The wedding ceremony was winding down. The bride said goodbye to her family in the small village of Wech Baghtu in Afghanistan's troubled southern Kandahar Province. It was Monday, Nov. 3.
And then, all of a sudden -- as one of the wedding guests recalls -- an unknown man began shooting at a group of foreign soldiers posted near the village. The soldiers returned fire and called in air support. Helicopters and fighter planes arrived a short time later and began firing on the village.
Ten hours later, at least 36 village residents were dead, including women and children. Many Afghans were injured. Among them was the bride.
Afghan President Hamid Karzai was outraged, as he has been after many such incidents in the past. The fight against terrorism, he said, "cannot be fought in our villages," and he demanded that the coalition troops do more to avoid civilian casualties. A few weeks earlier, US Defense Secretary Robert Gates had promised the Afghan leader just that when he ensured Karzai that he would instruct his commanders and pilots to exercise greater caution in pinpointing their targets.
There have been times when artillary shells have killed innocent civilians after landing several kilometers off-target. That is what happened in Paktika Province in the country's southeast on July 19. In other instances, such as that of last Monday -- as well as on July 6 and other previous occasions -- wedding parties have been misidentified as groups of insurgents -- with deadly consequences.
A Worsening Problem
Following such attacks on innocent civilians, the generals routinely promise to improve the situation. But, in the war in Afghanistan, the number of civilian casualties continues to rise.
According to figures compiled by the United Nations Assistance Mission in Afghanistan (UNAMA), between January and August of this year, 1,445 civilians were killed in the country, which represents 405 more deaths than occurred in the same period last year. The majority -- or 800 -- of the deaths can be blamed on the Taliban and other insurgents. Targeted suicide-bombing attacks on the population, for example, are part of their barbaric way of waging war.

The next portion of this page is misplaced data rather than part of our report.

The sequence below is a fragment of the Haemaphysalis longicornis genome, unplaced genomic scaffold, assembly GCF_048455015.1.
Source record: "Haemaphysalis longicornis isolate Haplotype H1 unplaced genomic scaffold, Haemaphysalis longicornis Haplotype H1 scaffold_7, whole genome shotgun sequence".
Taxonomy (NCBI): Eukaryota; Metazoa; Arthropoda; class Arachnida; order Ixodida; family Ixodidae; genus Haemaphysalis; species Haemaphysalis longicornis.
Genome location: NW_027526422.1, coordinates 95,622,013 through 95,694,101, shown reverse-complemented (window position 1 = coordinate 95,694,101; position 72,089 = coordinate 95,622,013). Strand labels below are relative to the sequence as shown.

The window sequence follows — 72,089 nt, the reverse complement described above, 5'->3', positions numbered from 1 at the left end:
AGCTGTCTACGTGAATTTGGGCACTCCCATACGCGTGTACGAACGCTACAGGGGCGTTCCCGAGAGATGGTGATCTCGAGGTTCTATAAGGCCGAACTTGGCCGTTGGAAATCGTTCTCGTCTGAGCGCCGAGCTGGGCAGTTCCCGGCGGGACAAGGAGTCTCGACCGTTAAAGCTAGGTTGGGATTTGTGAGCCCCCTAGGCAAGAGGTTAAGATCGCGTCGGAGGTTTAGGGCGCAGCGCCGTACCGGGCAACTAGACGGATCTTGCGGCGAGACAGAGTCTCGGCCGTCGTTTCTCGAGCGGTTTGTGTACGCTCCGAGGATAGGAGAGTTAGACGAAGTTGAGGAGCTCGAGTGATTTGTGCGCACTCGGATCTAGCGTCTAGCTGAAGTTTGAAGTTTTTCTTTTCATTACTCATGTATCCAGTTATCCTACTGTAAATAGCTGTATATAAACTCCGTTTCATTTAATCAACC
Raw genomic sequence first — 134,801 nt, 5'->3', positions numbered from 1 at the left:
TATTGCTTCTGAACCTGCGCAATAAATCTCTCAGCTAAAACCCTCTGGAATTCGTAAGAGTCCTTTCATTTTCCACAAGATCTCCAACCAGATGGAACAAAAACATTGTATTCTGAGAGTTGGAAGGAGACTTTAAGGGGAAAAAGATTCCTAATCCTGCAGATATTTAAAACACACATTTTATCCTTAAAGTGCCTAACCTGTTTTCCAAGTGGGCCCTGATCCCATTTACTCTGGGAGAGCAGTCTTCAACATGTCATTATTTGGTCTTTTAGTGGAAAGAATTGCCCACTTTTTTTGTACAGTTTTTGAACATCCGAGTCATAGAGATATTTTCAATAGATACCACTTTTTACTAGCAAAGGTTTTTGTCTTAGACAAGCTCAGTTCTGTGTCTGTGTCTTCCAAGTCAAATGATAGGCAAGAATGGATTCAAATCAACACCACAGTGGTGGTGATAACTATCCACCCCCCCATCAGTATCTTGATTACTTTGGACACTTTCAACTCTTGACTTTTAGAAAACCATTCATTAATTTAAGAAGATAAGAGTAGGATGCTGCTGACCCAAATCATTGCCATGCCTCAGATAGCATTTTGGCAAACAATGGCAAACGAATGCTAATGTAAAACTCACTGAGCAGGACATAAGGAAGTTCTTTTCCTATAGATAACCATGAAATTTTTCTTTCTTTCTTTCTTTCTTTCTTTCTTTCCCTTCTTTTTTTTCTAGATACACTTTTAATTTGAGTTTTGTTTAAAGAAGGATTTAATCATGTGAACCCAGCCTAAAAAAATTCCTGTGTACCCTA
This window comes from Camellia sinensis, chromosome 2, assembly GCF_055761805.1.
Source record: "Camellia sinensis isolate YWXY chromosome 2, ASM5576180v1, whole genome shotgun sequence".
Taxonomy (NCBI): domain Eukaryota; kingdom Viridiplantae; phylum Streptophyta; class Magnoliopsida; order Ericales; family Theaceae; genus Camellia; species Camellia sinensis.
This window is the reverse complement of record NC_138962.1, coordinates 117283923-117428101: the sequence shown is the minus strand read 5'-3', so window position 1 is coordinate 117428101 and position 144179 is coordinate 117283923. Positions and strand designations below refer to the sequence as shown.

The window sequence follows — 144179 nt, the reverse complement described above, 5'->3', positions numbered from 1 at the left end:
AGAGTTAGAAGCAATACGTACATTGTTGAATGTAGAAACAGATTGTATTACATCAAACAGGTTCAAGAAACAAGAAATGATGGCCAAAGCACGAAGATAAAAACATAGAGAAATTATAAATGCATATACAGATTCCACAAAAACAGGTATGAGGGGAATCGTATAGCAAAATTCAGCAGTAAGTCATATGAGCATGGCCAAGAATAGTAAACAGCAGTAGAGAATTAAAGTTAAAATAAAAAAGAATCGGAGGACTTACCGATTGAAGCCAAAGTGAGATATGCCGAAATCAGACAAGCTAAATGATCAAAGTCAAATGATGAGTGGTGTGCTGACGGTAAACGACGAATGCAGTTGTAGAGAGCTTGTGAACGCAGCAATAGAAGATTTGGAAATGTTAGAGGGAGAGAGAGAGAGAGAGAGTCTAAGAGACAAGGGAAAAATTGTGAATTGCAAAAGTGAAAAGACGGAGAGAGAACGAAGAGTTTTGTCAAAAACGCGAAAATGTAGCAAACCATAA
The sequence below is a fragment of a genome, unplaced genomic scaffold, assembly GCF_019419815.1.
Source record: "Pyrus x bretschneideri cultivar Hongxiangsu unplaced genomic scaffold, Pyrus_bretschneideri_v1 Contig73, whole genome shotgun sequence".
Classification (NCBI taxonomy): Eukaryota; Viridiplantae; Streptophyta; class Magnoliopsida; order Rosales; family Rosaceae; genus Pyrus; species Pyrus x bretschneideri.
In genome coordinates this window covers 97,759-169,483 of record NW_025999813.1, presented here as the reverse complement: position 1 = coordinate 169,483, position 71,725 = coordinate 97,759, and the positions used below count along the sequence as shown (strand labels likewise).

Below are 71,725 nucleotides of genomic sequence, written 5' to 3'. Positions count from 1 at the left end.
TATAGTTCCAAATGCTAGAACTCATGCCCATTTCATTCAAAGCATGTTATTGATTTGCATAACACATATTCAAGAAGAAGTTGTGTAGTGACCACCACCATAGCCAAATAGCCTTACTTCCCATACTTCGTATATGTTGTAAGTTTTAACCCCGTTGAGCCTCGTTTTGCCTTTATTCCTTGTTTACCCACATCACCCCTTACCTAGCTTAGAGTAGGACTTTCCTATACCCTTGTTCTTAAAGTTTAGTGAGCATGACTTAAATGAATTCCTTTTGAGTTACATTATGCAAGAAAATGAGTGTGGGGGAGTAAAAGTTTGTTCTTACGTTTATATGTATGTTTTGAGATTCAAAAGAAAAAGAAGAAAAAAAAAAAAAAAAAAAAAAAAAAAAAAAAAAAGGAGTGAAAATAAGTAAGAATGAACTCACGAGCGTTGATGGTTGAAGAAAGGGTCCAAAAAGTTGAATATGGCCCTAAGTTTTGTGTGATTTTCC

The rest were victims of Afghan government troops or the international coalition forces. This does not exactly make these soldiers more popular among the people they are in Afghanistan to protect. Their allies are also becoming increasingly frustrated. "The trust we build," says a German soldier serving as part of a NATO deployment, "is often destroyed by the Americans and their air strikes." All too often, the pilots of American high-tech aircraft are not even capable of distinguishing between a band of armed Taliban and a group of civilians at a small-town ceremony.
According to US General David McKiernan, the commander of the International Security Assistance Force in Afghanistan, the blame for this predicament lies in the paucity of soldiers. Having insufficient numbers, he says, repeatedly forces ground troops to request air support, which in turn increases the risk of civilian casualties.
An internal investigation, written by Michael W. Callan, a brigadier general in the US Air Force, reveals the deadly consequences of the American approach to waging war. Callan writes, for example, about an "air strike" on the village of Azizabad in Shindand District in Herat Province, in the country's far west, the night of Aug. 21, 2008.
According to reports from survivors, Afghan officials, human rights organizations and the UN mission in Afghanistan, about 90 civilians were killed in the attack, including 60 children and 15 women. At first, the US military denied that there had been any civilian casualties. At a later point, it admitted that an "estimated two women and four children" had been killed in the attack.